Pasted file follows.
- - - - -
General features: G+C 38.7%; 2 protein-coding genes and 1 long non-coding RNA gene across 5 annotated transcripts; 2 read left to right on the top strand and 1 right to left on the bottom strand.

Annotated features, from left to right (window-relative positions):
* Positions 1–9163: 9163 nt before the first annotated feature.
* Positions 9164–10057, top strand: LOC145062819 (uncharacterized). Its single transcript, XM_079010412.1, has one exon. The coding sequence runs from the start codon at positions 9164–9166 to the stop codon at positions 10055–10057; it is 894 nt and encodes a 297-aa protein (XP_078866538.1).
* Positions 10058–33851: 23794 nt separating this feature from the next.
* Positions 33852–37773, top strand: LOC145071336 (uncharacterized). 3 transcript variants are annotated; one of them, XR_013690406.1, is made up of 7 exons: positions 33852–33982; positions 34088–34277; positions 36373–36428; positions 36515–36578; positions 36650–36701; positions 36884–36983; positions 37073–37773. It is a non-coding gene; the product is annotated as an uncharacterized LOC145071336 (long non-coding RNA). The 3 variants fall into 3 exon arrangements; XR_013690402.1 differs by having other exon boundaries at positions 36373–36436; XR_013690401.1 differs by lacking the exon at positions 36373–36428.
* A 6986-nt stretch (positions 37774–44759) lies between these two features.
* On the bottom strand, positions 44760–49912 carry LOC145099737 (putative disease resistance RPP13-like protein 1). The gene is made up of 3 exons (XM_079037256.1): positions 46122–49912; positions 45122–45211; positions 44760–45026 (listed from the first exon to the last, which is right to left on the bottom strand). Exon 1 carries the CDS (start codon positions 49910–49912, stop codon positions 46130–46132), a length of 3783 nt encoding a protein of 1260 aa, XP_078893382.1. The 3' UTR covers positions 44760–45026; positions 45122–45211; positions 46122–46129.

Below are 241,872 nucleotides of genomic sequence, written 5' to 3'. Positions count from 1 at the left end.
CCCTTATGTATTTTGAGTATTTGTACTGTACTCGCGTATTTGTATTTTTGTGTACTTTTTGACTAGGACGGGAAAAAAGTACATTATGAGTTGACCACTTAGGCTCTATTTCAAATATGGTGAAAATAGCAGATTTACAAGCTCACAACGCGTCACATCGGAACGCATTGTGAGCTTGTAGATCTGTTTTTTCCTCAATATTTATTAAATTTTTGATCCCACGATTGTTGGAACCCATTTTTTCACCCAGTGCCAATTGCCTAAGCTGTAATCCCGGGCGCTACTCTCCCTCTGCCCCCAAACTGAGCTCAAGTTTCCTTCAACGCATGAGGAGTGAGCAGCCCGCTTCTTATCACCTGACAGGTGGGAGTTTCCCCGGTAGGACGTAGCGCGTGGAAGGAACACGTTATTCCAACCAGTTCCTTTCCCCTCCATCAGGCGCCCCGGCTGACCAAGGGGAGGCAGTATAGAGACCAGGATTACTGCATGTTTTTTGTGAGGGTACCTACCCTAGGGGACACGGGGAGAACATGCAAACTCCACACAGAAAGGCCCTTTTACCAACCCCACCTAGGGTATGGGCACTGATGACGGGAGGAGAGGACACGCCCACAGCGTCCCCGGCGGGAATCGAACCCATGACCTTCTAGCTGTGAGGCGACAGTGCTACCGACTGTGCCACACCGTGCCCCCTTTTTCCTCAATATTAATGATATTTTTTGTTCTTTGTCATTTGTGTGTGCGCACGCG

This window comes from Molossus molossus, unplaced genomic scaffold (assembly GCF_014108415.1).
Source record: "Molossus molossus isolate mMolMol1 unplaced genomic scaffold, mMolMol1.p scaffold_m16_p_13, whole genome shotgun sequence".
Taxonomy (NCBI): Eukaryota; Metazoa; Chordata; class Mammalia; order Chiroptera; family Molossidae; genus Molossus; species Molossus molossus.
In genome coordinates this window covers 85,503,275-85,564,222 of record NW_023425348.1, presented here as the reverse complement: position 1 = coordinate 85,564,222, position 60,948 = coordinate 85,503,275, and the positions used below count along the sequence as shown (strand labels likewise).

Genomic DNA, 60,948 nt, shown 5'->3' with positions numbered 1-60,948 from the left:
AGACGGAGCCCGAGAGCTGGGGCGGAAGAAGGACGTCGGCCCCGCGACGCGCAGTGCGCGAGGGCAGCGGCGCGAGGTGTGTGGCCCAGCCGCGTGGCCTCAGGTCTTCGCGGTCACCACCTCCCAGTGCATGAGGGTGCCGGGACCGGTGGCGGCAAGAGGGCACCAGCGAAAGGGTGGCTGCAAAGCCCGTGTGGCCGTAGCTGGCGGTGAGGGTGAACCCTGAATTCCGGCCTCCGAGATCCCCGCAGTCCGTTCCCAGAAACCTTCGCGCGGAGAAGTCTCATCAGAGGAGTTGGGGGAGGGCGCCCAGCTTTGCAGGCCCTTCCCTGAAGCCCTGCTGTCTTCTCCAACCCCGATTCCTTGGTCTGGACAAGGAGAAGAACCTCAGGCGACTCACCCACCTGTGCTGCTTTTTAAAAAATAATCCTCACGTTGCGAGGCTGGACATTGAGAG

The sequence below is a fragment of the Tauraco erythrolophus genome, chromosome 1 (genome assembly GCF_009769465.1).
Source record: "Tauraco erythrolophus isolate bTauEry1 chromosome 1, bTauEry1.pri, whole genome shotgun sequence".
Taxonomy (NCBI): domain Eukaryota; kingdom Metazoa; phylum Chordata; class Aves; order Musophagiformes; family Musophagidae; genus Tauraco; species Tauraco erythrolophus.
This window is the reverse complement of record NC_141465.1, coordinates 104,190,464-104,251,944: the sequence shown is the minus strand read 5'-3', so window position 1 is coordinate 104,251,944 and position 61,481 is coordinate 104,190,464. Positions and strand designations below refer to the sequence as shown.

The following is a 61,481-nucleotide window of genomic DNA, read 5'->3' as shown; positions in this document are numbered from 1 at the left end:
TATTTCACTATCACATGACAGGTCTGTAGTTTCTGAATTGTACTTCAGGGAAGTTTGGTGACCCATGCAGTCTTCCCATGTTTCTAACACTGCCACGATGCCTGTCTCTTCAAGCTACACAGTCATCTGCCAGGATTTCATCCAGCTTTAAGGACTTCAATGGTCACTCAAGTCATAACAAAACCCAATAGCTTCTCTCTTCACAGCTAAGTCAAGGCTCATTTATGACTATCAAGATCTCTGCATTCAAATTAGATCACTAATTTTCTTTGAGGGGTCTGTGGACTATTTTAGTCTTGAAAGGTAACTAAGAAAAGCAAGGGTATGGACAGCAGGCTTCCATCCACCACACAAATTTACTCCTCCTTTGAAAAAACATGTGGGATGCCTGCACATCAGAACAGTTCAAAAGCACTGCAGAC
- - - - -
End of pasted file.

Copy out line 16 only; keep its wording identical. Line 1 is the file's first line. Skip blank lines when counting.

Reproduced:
AGACGGAGCCCGAGAGCTGGGGCGGAAGAAGGACGTCGGCCCCGCGACGCGCAGTGCGCGAGGGCAGCGGCGCGAGGTGTGTGGCCCAGCCGCGTGGCCTCAGGTCTTCGCGGTCACCACCTCCCAGTGCATGAGGGTGCCGGGACCGGTGGCGGCAAGAGGGCACCAGCGAAAGGGTGGCTGCAAAGCCCGTGTGGCCGTAGCTGGCGGTGAGGGTGAACCCTGAATTCCGGCCTCCGAGATCCCCGCAGTCCGTTCCCAGAAACCTTCGCGCGGAGAAGTCTCATCAGAGGAGTTGGGGGAGGGCGCCCAGCTTTGCAGGCCCTTCCCTGAAGCCCTGCTGTCTTCTCCAACCCCGATTCCTTGGTCTGGACAAGGAGAAGAACCTCAGGCGACTCACCCACCTGTGCTGCTTTTTAAAAAATAATCCTCACGTTGCGAGGCTGGACATTGAGAG